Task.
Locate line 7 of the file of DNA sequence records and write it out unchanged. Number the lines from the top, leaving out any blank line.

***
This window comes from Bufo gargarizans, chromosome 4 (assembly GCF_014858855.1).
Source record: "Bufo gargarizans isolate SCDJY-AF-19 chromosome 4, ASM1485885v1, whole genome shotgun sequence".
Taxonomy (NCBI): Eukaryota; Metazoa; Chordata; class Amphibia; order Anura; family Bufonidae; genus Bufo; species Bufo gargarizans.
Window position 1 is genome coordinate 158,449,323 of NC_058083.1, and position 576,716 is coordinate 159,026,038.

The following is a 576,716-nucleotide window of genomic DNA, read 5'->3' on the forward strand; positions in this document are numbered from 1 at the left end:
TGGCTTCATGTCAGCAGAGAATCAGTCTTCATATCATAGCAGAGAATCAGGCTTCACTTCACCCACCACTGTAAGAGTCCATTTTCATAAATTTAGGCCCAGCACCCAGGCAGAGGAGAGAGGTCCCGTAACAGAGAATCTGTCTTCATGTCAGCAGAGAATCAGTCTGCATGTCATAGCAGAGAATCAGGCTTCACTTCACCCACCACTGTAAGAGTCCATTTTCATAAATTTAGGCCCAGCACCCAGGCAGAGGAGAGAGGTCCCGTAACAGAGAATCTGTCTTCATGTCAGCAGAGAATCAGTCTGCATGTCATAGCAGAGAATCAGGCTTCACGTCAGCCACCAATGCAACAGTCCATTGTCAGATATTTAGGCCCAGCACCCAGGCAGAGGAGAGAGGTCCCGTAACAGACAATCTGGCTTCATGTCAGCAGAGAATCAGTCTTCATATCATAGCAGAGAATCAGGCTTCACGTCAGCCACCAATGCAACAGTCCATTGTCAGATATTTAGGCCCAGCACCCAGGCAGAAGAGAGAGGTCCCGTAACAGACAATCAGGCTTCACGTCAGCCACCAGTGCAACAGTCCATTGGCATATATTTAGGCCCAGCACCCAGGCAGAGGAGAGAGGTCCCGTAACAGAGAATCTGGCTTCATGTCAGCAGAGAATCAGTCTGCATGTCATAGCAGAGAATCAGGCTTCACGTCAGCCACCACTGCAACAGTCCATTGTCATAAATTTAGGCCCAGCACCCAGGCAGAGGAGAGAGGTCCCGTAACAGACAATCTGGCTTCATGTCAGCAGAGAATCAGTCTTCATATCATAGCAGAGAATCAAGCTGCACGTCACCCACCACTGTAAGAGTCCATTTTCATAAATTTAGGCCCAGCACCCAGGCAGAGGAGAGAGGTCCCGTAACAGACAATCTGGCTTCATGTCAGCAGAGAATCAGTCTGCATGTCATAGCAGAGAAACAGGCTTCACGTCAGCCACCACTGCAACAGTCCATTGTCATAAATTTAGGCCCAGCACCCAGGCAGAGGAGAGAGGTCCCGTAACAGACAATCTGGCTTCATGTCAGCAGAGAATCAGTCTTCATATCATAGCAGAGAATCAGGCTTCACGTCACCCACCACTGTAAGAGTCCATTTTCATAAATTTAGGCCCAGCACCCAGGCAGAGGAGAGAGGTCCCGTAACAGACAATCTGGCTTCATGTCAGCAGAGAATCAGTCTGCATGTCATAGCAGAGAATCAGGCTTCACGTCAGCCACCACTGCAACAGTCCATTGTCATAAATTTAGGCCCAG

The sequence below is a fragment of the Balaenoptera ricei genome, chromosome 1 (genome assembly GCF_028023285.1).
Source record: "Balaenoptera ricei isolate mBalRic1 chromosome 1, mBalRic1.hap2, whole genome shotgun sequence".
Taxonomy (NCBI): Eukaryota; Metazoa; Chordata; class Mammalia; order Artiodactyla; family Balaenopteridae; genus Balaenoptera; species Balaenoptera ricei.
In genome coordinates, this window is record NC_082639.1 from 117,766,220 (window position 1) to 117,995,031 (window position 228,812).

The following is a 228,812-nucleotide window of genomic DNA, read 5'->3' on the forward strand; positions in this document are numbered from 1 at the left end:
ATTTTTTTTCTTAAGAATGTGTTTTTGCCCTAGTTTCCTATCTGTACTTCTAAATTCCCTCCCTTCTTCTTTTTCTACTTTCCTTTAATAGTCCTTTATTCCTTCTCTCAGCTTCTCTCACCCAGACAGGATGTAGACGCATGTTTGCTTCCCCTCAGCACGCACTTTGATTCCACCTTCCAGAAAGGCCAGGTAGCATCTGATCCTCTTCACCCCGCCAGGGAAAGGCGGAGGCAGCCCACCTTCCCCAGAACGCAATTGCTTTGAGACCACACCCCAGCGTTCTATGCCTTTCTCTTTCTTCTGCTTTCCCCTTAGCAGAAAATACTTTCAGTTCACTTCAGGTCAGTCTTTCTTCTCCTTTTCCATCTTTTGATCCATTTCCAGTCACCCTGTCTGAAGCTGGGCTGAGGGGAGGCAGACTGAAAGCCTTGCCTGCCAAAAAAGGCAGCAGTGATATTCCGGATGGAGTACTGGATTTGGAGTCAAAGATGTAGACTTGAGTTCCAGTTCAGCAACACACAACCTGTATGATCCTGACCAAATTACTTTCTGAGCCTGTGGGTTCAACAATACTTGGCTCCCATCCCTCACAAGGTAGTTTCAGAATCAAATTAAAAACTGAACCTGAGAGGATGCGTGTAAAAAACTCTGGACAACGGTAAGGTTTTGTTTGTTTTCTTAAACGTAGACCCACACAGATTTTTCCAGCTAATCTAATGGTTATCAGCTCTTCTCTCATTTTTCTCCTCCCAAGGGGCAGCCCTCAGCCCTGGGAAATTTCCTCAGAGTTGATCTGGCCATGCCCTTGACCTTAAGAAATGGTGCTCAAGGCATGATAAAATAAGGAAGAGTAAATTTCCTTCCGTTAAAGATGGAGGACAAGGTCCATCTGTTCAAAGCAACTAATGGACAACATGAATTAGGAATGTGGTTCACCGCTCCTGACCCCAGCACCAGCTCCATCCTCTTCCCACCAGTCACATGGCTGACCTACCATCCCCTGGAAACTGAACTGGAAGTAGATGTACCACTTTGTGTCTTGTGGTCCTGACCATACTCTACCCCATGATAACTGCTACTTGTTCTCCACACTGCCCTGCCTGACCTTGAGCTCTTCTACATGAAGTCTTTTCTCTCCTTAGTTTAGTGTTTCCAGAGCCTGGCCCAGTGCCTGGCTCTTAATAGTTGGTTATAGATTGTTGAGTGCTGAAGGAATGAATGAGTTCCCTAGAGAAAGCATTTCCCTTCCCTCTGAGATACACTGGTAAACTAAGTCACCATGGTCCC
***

The sequence below is a fragment of the Balaenoptera ricei genome, chromosome 1 (genome assembly GCF_028023285.1).